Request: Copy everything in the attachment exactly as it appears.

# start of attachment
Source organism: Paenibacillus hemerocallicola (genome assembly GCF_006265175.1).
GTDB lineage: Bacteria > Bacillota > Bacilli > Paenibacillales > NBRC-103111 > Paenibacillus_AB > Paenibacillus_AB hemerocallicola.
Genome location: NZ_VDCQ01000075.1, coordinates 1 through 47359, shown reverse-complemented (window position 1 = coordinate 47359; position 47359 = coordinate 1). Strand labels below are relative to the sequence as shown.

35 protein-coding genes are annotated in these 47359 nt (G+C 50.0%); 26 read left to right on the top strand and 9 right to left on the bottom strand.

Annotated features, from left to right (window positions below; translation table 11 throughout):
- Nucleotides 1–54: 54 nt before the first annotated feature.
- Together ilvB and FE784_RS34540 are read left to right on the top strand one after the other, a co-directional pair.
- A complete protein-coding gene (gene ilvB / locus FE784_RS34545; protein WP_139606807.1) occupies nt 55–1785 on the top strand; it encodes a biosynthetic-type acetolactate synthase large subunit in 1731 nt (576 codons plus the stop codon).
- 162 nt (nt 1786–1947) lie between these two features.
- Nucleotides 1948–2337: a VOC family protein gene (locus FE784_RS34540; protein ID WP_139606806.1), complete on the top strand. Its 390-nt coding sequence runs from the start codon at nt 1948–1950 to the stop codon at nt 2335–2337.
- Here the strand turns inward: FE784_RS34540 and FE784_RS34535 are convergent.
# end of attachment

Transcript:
Source organism: Paenibacillus hemerocallicola (genome assembly GCF_006265175.1).
GTDB lineage: Bacteria > Bacillota > Bacilli > Paenibacillales > NBRC-103111 > Paenibacillus_AB > Paenibacillus_AB hemerocallicola.
Genome location: NZ_VDCQ01000075.1, coordinates 1 through 47359, shown reverse-complemented (window position 1 = coordinate 47359; position 47359 = coordinate 1). Strand labels below are relative to the sequence as shown.

35 protein-coding genes are annotated in these 47359 nt (G+C 50.0%); 26 read left to right on the top strand and 9 right to left on the bottom strand.

Annotated features, from left to right (window positions below; translation table 11 throughout):
- Nucleotides 1–54: 54 nt before the first annotated feature.
- Together ilvB and FE784_RS34540 are read left to right on the top strand one after the other, a co-directional pair.
- A complete protein-coding gene (gene ilvB / locus FE784_RS34545; protein WP_139606807.1) occupies nt 55–1785 on the top strand; it encodes a biosynthetic-type acetolactate synthase large subunit in 1731 nt (576 codons plus the stop codon).
- 162 nt (nt 1786–1947) lie between these two features.
- Nucleotides 1948–2337: a VOC family protein gene (locus FE784_RS34540; protein ID WP_139606806.1), complete on the top strand. Its 390-nt coding sequence runs from the start codon at nt 1948–1950 to the stop codon at nt 2335–2337.
- Here the strand turns inward: FE784_RS34540 and FE784_RS34535 are convergent.